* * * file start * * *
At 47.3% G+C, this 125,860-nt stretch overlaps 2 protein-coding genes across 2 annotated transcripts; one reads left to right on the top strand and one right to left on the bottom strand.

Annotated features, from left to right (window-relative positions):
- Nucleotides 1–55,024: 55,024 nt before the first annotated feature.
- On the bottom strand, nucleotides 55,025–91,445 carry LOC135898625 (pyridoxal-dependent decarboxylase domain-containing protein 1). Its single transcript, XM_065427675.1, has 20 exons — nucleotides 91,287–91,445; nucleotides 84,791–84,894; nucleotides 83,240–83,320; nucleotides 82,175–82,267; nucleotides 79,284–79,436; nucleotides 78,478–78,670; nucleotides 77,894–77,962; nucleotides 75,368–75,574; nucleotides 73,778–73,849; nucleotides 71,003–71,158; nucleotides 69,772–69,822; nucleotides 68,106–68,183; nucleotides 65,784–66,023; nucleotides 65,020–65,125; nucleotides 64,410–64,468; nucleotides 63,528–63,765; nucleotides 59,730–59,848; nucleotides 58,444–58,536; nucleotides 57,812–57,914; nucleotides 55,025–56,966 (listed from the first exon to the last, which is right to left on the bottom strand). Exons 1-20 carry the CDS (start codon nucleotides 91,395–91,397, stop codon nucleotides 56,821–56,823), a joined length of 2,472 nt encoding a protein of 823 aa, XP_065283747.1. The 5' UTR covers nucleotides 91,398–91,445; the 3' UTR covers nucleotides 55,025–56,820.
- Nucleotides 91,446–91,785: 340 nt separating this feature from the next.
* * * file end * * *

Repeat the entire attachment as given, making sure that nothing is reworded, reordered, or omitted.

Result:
At 47.3% G+C, this 125,860-nt stretch overlaps 2 protein-coding genes across 2 annotated transcripts; one reads left to right on the top strand and one right to left on the bottom strand.

Annotated features, from left to right (window-relative positions):
- Nucleotides 1–55,024: 55,024 nt before the first annotated feature.
- On the bottom strand, nucleotides 55,025–91,445 carry LOC135898625 (pyridoxal-dependent decarboxylase domain-containing protein 1). Its single transcript, XM_065427675.1, has 20 exons — nucleotides 91,287–91,445; nucleotides 84,791–84,894; nucleotides 83,240–83,320; nucleotides 82,175–82,267; nucleotides 79,284–79,436; nucleotides 78,478–78,670; nucleotides 77,894–77,962; nucleotides 75,368–75,574; nucleotides 73,778–73,849; nucleotides 71,003–71,158; nucleotides 69,772–69,822; nucleotides 68,106–68,183; nucleotides 65,784–66,023; nucleotides 65,020–65,125; nucleotides 64,410–64,468; nucleotides 63,528–63,765; nucleotides 59,730–59,848; nucleotides 58,444–58,536; nucleotides 57,812–57,914; nucleotides 55,025–56,966 (listed from the first exon to the last, which is right to left on the bottom strand). Exons 1-20 carry the CDS (start codon nucleotides 91,395–91,397, stop codon nucleotides 56,821–56,823), a joined length of 2,472 nt encoding a protein of 823 aa, XP_065283747.1. The 5' UTR covers nucleotides 91,398–91,445; the 3' UTR covers nucleotides 55,025–56,820.
- Nucleotides 91,446–91,785: 340 nt separating this feature from the next.